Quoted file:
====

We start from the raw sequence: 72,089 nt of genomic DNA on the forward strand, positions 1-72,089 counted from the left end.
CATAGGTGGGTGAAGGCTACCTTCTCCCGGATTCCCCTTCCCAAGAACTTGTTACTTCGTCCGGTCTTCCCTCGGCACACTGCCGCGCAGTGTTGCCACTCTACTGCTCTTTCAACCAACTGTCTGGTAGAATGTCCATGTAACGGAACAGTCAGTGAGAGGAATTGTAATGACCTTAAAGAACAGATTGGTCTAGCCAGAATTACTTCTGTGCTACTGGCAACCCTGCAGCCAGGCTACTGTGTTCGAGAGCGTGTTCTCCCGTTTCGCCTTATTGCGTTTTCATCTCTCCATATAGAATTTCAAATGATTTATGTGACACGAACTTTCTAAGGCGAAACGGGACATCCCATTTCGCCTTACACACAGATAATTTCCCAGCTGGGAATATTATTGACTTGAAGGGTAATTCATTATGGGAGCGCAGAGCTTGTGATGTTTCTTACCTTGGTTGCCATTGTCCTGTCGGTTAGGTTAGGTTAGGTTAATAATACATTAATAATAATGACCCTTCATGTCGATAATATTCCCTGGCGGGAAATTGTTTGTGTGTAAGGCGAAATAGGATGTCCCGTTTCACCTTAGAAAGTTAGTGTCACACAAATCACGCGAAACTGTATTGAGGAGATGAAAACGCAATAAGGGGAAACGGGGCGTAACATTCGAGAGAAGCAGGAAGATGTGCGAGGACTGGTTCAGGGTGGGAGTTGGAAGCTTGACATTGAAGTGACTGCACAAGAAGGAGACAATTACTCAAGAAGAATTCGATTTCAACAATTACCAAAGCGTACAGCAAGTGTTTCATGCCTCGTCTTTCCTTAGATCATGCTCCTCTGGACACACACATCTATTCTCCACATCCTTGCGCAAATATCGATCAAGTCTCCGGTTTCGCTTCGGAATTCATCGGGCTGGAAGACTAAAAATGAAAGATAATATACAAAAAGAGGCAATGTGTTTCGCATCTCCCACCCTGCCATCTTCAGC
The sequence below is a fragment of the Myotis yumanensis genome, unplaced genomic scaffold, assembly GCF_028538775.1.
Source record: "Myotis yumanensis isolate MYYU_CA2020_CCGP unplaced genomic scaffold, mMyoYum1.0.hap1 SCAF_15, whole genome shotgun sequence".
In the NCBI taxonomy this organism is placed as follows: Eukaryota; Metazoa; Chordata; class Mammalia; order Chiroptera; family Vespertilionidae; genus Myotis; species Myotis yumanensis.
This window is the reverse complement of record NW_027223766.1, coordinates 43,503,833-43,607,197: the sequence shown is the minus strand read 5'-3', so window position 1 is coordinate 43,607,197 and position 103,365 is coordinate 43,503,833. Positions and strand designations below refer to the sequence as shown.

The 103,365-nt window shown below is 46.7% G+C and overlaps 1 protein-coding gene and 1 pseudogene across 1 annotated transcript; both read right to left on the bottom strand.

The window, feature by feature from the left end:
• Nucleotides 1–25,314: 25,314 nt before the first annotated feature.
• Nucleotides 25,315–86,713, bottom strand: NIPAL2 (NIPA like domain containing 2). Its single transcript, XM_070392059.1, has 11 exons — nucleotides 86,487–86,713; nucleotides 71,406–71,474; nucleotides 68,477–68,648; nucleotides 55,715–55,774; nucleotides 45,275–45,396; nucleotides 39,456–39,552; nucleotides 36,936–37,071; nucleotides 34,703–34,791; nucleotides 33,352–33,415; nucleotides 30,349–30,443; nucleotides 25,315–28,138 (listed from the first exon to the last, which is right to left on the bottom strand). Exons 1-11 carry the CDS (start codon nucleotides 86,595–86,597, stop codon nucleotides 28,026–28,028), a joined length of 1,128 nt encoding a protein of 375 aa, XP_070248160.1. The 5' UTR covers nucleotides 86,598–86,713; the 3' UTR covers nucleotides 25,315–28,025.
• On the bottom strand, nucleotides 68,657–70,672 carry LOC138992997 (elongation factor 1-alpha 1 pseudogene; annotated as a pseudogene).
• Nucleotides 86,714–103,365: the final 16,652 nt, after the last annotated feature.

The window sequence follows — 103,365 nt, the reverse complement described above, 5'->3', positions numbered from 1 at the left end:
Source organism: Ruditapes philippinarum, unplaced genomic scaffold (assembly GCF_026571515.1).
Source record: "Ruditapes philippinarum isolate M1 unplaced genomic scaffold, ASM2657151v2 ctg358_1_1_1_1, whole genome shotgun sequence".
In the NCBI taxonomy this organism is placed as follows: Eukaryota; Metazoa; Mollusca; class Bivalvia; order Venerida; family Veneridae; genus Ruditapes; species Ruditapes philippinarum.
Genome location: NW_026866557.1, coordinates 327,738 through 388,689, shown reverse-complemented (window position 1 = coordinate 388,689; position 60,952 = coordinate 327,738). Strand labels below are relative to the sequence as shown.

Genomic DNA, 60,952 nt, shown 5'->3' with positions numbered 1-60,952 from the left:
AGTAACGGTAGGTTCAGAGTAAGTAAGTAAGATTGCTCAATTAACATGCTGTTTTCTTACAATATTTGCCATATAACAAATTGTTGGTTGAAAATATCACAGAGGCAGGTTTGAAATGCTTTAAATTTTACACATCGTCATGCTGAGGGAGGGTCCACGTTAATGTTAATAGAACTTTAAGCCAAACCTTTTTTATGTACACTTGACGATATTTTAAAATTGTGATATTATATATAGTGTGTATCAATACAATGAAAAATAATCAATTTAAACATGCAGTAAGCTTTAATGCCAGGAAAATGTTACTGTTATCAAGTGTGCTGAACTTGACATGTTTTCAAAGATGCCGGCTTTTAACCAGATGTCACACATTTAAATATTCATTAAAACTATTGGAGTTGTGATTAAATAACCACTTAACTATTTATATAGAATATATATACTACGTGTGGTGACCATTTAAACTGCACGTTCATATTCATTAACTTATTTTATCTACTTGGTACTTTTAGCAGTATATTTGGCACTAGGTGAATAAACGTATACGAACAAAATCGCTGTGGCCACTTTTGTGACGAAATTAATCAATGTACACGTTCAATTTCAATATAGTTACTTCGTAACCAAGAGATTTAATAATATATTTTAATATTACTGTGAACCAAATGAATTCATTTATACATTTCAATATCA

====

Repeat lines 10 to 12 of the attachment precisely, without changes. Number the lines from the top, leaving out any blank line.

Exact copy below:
• Nucleotides 25,315–86,713, bottom strand: NIPAL2 (NIPA like domain containing 2). Its single transcript, XM_070392059.1, has 11 exons — nucleotides 86,487–86,713; nucleotides 71,406–71,474; nucleotides 68,477–68,648; nucleotides 55,715–55,774; nucleotides 45,275–45,396; nucleotides 39,456–39,552; nucleotides 36,936–37,071; nucleotides 34,703–34,791; nucleotides 33,352–33,415; nucleotides 30,349–30,443; nucleotides 25,315–28,138 (listed from the first exon to the last, which is right to left on the bottom strand). Exons 1-11 carry the CDS (start codon nucleotides 86,595–86,597, stop codon nucleotides 28,026–28,028), a joined length of 1,128 nt encoding a protein of 375 aa, XP_070248160.1. The 5' UTR covers nucleotides 86,598–86,713; the 3' UTR covers nucleotides 25,315–28,025.
• On the bottom strand, nucleotides 68,657–70,672 carry LOC138992997 (elongation factor 1-alpha 1 pseudogene; annotated as a pseudogene).
• Nucleotides 86,714–103,365: the final 16,652 nt, after the last annotated feature.